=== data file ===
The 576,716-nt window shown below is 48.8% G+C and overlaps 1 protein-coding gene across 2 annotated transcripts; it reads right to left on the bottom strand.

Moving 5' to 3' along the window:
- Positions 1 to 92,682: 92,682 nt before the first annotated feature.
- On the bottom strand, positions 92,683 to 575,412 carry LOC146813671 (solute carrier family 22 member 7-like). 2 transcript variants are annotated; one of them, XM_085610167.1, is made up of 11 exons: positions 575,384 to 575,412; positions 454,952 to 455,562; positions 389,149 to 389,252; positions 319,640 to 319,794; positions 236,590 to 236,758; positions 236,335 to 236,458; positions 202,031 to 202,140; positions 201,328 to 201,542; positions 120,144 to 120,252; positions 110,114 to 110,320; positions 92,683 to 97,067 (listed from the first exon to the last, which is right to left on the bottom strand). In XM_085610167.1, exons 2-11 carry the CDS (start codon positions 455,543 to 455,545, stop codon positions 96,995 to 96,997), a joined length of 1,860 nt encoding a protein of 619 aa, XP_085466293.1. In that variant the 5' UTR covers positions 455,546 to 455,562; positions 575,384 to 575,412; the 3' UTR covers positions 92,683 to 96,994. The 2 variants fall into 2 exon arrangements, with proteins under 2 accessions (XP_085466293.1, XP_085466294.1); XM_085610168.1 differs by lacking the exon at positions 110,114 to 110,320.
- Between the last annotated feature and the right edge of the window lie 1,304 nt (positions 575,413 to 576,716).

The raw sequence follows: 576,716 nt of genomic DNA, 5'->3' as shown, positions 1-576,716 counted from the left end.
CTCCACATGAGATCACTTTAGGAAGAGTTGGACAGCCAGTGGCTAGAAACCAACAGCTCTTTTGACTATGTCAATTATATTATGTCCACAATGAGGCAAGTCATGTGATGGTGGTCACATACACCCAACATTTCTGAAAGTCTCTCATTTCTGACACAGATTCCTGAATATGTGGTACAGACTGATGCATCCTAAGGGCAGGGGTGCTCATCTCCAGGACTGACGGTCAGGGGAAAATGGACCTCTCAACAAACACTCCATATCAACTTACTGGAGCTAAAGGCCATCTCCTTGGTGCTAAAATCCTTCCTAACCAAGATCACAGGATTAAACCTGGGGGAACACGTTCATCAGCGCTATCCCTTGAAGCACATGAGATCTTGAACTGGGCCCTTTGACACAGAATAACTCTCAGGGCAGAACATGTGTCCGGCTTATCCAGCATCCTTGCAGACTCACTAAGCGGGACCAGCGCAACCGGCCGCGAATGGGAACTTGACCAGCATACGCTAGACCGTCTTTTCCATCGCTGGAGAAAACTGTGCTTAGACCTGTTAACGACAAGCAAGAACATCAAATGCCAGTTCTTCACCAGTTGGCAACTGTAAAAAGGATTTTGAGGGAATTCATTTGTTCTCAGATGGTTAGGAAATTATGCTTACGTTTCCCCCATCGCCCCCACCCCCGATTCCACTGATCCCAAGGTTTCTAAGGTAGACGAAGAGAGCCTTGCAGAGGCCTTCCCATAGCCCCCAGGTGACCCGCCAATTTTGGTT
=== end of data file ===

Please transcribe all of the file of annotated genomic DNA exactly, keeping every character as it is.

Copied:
The 576,716-nt window shown below is 48.8% G+C and overlaps 1 protein-coding gene across 2 annotated transcripts; it reads right to left on the bottom strand.

Moving 5' to 3' along the window:
- Positions 1 to 92,682: 92,682 nt before the first annotated feature.
- On the bottom strand, positions 92,683 to 575,412 carry LOC146813671 (solute carrier family 22 member 7-like). 2 transcript variants are annotated; one of them, XM_085610167.1, is made up of 11 exons: positions 575,384 to 575,412; positions 454,952 to 455,562; positions 389,149 to 389,252; positions 319,640 to 319,794; positions 236,590 to 236,758; positions 236,335 to 236,458; positions 202,031 to 202,140; positions 201,328 to 201,542; positions 120,144 to 120,252; positions 110,114 to 110,320; positions 92,683 to 97,067 (listed from the first exon to the last, which is right to left on the bottom strand). In XM_085610167.1, exons 2-11 carry the CDS (start codon positions 455,543 to 455,545, stop codon positions 96,995 to 96,997), a joined length of 1,860 nt encoding a protein of 619 aa, XP_085466293.1. In that variant the 5' UTR covers positions 455,546 to 455,562; positions 575,384 to 575,412; the 3' UTR covers positions 92,683 to 96,994. The 2 variants fall into 2 exon arrangements, with proteins under 2 accessions (XP_085466293.1, XP_085466294.1); XM_085610168.1 differs by lacking the exon at positions 110,114 to 110,320.
- Between the last annotated feature and the right edge of the window lie 1,304 nt (positions 575,413 to 576,716).

The raw sequence follows: 576,716 nt of genomic DNA, 5'->3' as shown, positions 1-576,716 counted from the left end.
CTCCACATGAGATCACTTTAGGAAGAGTTGGACAGCCAGTGGCTAGAAACCAACAGCTCTTTTGACTATGTCAATTATATTATGTCCACAATGAGGCAAGTCATGTGATGGTGGTCACATACACCCAACATTTCTGAAAGTCTCTCATTTCTGACACAGATTCCTGAATATGTGGTACAGACTGATGCATCCTAAGGGCAGGGGTGCTCATCTCCAGGACTGACGGTCAGGGGAAAATGGACCTCTCAACAAACACTCCATATCAACTTACTGGAGCTAAAGGCCATCTCCTTGGTGCTAAAATCCTTCCTAACCAAGATCACAGGATTAAACCTGGGGGAACACGTTCATCAGCGCTATCCCTTGAAGCACATGAGATCTTGAACTGGGCCCTTTGACACAGAATAACTCTCAGGGCAGAACATGTGTCCGGCTTATCCAGCATCCTTGCAGACTCACTAAGCGGGACCAGCGCAACCGGCCGCGAATGGGAACTTGACCAGCATACGCTAGACCGTCTTTTCCATCGCTGGAGAAAACTGTGCTTAGACCTGTTAACGACAAGCAAGAACATCAAATGCCAGTTCTTCACCAGTTGGCAACTGTAAAAAGGATTTTGAGGGAATTCATTTGTTCTCAGATGGTTAGGAAATTATGCTTACGTTTCCCCCATCGCCCCCACCCCCGATTCCACTGATCCCAAGGTTTCTAAGGTAGACGAAGAGAGCCTTGCAGAGGCCTTCCCATAGCCCCCAGGTGACCCGCCAATTTTGGTT